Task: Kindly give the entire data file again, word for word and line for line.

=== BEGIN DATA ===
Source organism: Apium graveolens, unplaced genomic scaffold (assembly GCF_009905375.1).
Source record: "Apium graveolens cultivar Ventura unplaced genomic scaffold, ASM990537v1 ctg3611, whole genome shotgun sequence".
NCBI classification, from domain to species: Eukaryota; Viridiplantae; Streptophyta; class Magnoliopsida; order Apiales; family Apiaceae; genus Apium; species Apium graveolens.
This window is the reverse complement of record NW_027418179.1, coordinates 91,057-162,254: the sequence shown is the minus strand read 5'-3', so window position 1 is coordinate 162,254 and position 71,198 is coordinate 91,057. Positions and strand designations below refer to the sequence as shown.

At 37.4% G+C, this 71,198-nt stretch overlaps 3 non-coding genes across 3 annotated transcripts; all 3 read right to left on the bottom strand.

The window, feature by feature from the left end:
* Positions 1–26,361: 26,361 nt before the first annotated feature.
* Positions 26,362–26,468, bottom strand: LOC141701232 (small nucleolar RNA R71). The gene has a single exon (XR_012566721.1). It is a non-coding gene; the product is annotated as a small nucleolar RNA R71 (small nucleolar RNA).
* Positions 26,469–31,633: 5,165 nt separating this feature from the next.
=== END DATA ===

Source organism: Apium graveolens, unplaced genomic scaffold (assembly GCF_009905375.1).
Source record: "Apium graveolens cultivar Ventura unplaced genomic scaffold, ASM990537v1 ctg3611, whole genome shotgun sequence".
NCBI classification, from domain to species: Eukaryota; Viridiplantae; Streptophyta; class Magnoliopsida; order Apiales; family Apiaceae; genus Apium; species Apium graveolens.
This window is the reverse complement of record NW_027418179.1, coordinates 91,057-162,254: the sequence shown is the minus strand read 5'-3', so window position 1 is coordinate 162,254 and position 71,198 is coordinate 91,057. Positions and strand designations below refer to the sequence as shown.

At 37.4% G+C, this 71,198-nt stretch overlaps 3 non-coding genes across 3 annotated transcripts; all 3 read right to left on the bottom strand.

The window, feature by feature from the left end:
* Positions 1–26,361: 26,361 nt before the first annotated feature.
* Positions 26,362–26,468, bottom strand: LOC141701232 (small nucleolar RNA R71). The gene has a single exon (XR_012566721.1). It is a non-coding gene; the product is annotated as a small nucleolar RNA R71 (small nucleolar RNA).
* Positions 26,469–31,633: 5,165 nt separating this feature from the next.